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Jeff made Lookout Landing a thing, but he does not still write there about the Mariners. He does write here, sometimes about the Mariners, but usually not.


27 Responses to “On the Effect of the Marlins’ Home Run Sculpture”

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  1. matt says:

    no gif of the home run sculpture? what is this world coming to?

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  2. Dan Rozenson says:

    A good first look at the issue.

    Seriously, though, what IS that thing. When I first saw the video simulation, I thought it was just a joke!

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  3. DetroitMichael says:

    Hi Jeff. :-)

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  4. mikethegrate says:

    Do you have a link to the analysis on the rockpile in Anaheim? I’ve never heard of it improving performance before, but would love to read about it.

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  5. Synovia says:

    I’m a bit unsure of what your charts are.

    Is Miami/Not Miami basically the marlins playing home/away, or is it games in Miami, and the stats for Miami (the team), and everyone else?

    If its home/away, comparing them straight up seems a bit silly, as teams almost always hit better at home.

    If its miami/everyone else, it also seems a bit silly to compare straight up, for the same reason.

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    • Marlins games at Marlins Park — that is, the Marlins and their opponents — and Marlins games not at Marlins park.

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    • brendan says:

      “If its home/away, comparing them straight up seems a bit silly, as teams almost always hit better at home.”

      This. Didn’t dave just do a post about the danger of home/away splits as a proxy for park effects?

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  6. tz says:

    Has anyone ever studied whether having a runner on 2nd base hurta a batter’s stats, all else being equal?

    You could compare batting with runners on 1st and 2nd vs 1st only, loaded vs 1st and 3rd only, etc. to see if the baserunner is any distraction. I think it might be for righties batting against an RHP.

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    • David G says:

      As if a batter would be better off if the runner were picked off?

      I think the runner being on 2nd base, and nearly any base hit away from scoring, trumps any possible distraction for the batter.

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  7. shibboleth says:

    The best descriptor I have come across is by way of Razzball:

    Unicorn vomit.

    Seriously, though, thank you for this analysis. Let’s see how the recently revamped (heh) Marlins lineup performs this year.

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  8. andys says:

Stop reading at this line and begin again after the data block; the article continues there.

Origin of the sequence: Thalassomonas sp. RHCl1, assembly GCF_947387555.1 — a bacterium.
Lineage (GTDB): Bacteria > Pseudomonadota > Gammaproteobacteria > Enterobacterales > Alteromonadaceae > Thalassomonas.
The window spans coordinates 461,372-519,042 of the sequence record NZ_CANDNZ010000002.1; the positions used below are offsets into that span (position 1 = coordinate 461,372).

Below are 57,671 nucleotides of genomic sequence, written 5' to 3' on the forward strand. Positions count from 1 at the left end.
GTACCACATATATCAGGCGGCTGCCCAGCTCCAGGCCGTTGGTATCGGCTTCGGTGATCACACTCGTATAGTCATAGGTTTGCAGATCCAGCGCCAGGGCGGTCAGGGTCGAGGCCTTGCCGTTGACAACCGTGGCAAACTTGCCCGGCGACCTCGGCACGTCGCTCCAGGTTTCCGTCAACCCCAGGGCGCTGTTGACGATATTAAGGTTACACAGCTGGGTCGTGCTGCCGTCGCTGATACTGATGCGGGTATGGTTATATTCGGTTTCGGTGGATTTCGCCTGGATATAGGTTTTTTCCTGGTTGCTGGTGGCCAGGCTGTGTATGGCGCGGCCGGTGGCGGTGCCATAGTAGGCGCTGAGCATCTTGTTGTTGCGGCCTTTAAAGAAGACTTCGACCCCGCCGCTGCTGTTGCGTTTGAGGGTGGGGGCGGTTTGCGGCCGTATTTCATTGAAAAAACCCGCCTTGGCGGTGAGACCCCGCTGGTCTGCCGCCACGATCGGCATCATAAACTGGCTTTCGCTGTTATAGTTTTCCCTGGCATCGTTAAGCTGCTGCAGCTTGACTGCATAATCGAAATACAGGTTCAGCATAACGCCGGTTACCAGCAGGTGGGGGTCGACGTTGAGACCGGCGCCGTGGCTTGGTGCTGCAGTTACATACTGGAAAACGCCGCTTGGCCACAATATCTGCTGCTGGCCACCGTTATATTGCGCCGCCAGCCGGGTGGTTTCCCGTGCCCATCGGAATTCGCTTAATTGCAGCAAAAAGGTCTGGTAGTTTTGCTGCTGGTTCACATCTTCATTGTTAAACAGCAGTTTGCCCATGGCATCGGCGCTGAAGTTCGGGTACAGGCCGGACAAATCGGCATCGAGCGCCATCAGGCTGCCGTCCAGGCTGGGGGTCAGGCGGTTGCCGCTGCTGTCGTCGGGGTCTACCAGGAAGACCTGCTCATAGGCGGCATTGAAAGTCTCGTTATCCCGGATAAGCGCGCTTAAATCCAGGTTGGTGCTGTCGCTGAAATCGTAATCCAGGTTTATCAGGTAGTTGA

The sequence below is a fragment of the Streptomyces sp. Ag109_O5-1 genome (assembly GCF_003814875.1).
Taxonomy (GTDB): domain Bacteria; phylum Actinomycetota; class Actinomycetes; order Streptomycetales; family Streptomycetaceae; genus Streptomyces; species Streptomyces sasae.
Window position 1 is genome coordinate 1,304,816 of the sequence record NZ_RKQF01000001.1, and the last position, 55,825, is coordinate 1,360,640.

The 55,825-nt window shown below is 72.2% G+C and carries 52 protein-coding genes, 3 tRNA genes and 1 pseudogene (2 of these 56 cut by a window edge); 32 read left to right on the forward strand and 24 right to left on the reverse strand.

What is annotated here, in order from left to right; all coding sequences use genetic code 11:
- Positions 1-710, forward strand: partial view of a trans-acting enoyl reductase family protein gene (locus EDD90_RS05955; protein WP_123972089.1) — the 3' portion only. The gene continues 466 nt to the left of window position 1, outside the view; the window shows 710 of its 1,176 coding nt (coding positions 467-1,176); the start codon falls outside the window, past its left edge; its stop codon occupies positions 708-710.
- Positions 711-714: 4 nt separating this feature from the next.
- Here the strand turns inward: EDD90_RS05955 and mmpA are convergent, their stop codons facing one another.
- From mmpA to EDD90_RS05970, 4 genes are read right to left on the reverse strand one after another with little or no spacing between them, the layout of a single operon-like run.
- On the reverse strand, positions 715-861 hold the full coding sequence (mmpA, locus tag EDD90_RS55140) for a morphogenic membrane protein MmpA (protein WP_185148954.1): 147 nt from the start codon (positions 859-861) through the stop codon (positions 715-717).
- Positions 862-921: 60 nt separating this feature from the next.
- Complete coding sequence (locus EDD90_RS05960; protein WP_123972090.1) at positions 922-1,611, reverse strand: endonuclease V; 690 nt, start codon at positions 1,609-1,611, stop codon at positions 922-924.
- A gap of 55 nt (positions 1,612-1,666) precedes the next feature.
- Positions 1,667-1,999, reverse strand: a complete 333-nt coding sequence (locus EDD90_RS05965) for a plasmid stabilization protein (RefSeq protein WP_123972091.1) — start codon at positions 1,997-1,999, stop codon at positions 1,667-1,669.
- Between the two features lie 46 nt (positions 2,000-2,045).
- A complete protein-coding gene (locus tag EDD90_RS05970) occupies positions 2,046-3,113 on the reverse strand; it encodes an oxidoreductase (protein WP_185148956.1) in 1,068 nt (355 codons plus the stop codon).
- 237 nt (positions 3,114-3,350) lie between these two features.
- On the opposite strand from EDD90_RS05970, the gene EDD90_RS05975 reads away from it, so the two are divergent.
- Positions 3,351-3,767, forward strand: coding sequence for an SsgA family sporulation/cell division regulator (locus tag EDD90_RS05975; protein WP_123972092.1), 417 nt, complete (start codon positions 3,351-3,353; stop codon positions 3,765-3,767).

“A lot of things about the Marlins wound up being disastrous, but the location of the sculpture doesn’t appear to be one of them.”

    Well this is just plain false. The location of this sculpture, that is, anywhere within the contiguous 48 states, is axiomatically disastrous.

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  9. Brett W says:

    They took out the pine trees at Target for similar reasons. If pitchers bitched as much as hitters, the conversation might be different – and every team would have a post-taste sculpture in the outfield.

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  10. Chike says:

    This is a very creative post. Good job there.

    I’m curious to see how BABIP and GB/FB/LD percentages faired in the study. I haven’t played much baseball, but I would think an obscure object like that statue could affect peripheral vision mid-swing.

    I bet lefties vs right handers at Marlins park would have an abnormally higher IFFB% than the control group (LHB vs RHP at other 29 parks). I think the BABIP would be much lower for the lefties and the LD% would be too. If lefties are hitting the same number of line drives at Marlins Park as they are in other parks, I’ll concede there’s no park factor.

    If they aren’t, there may be something there.

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    • Chike says:

      Also, I think it would be biased to include the Marlins’ lefties in the study. Since they’re routinely exposed to the statue, don’t you think they’d be accustomed to dealing with it?

      Consider trying it again, this time, with non-Marlin, non-division LHB vs. RHP.

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  11. Tim says:

    Being distracting doesn’t necessarily mean being in the batter’s eye. I predict a future in which MLB parks have unique features right at the edge of batters’ peripheral vision. The home team will get used to it, and have a significant advantage.

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  12. siggian says:

    I guess we need to find a lefty sidearmer who pitches from the extreme 1B side of the rubber to see if the monstrosity has an effect.

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  13. KCDaveInLA says:

    I didn’t know that Zombie Liberace was a Marlins fan…or for that matter, anyone else in the world, including Miami natives.

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  14. Seth9 says:

    If the Astros are allowed to have a hill in the outfield, I don’t see why the Marlins shouldn’t be allowed a statue. That said, both are ridiculously stupid and obnoxious.

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  15. Ryan says:

    As a biased Marlins fan, I think it’s awesome.